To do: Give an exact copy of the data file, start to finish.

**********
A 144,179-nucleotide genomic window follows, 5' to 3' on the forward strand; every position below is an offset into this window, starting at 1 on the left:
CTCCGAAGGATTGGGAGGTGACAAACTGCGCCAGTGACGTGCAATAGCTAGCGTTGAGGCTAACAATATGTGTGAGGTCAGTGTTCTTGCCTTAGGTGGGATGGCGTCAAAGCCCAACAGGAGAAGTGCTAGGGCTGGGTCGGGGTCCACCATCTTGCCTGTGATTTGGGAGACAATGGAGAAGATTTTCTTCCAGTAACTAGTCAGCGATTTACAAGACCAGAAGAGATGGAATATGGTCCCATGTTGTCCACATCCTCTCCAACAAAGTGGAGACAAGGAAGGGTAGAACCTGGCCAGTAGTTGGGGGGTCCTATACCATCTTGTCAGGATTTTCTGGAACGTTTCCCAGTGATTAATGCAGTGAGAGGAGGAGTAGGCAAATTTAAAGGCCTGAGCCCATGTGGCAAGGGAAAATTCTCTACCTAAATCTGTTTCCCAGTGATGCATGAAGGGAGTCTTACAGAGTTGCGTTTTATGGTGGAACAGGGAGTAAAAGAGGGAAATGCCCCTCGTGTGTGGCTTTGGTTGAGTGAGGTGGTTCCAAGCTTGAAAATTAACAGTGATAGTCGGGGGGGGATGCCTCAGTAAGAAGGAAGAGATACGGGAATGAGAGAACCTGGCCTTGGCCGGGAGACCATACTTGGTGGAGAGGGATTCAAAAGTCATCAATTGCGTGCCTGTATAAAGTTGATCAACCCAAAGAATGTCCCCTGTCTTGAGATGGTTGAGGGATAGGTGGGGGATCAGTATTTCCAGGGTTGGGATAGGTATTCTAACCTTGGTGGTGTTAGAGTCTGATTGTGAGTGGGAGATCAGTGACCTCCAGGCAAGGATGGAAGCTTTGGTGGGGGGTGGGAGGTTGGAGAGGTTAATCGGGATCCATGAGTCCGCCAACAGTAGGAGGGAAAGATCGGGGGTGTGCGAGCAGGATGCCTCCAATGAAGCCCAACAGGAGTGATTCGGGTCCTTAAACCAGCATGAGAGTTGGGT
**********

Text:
A 144,179-nucleotide genomic window follows, 5' to 3' on the forward strand; every position below is an offset into this window, starting at 1 on the left:
CTCCGAAGGATTGGGAGGTGACAAACTGCGCCAGTGACGTGCAATAGCTAGCGTTGAGGCTAACAATATGTGTGAGGTCAGTGTTCTTGCCTTAGGTGGGATGGCGTCAAAGCCCAACAGGAGAAGTGCTAGGGCTGGGTCGGGGTCCACCATCTTGCCTGTGATTTGGGAGACAATGGAGAAGATTTTCTTCCAGTAACTAGTCAGCGATTTACAAGACCAGAAGAGATGGAATATGGTCCCATGTTGTCCACATCCTCTCCAACAAAGTGGAGACAAGGAAGGGTAGAACCTGGCCAGTAGTTGGGGGGTCCTATACCATCTTGTCAGGATTTTCTGGAACGTTTCCCAGTGATTAATGCAGTGAGAGGAGGAGTAGGCAAATTTAAAGGCCTGAGCCCATGTGGCAAGGGAAAATTCTCTACCTAAATCTGTTTCCCAGTGATGCATGAAGGGAGTCTTACAGAGTTGCGTTTTATGGTGGAACAGGGAGTAAAAGAGGGAAATGCCCCTCGTGTGTGGCTTTGGTTGAGTGAGGTGGTTCCAAGCTTGAAAATTAACAGTGATAGTCGGGGGGGGATGCCTCAGTAAGAAGGAAGAGATACGGGAATGAGAGAACCTGGCCTTGGCCGGGAGACCATACTTGGTGGAGAGGGATTCAAAAGTCATCAATTGCGTGCCTGTATAAAGTTGATCAACCCAAAGAATGTCCCCTGTCTTGAGATGGTTGAGGGATAGGTGGGGGATCAGTATTTCCAGGGTTGGGATAGGTATTCTAACCTTGGTGGTGTTAGAGTCTGATTGTGAGTGGGAGATCAGTGACCTCCAGGCAAGGATGGAAGCTTTGGTGGGGGGTGGGAGGTTGGAGAGGTTAATCGGGATCCATGAGTCCGCCAACAGTAGGAGGGAAAGATCGGGGGTGTGCGAGCAGGATGCCTCCAATGAAGCCCAACAGGAGTGATTCGGGTCCTTAAACCAGCATGAGAGTTGGGT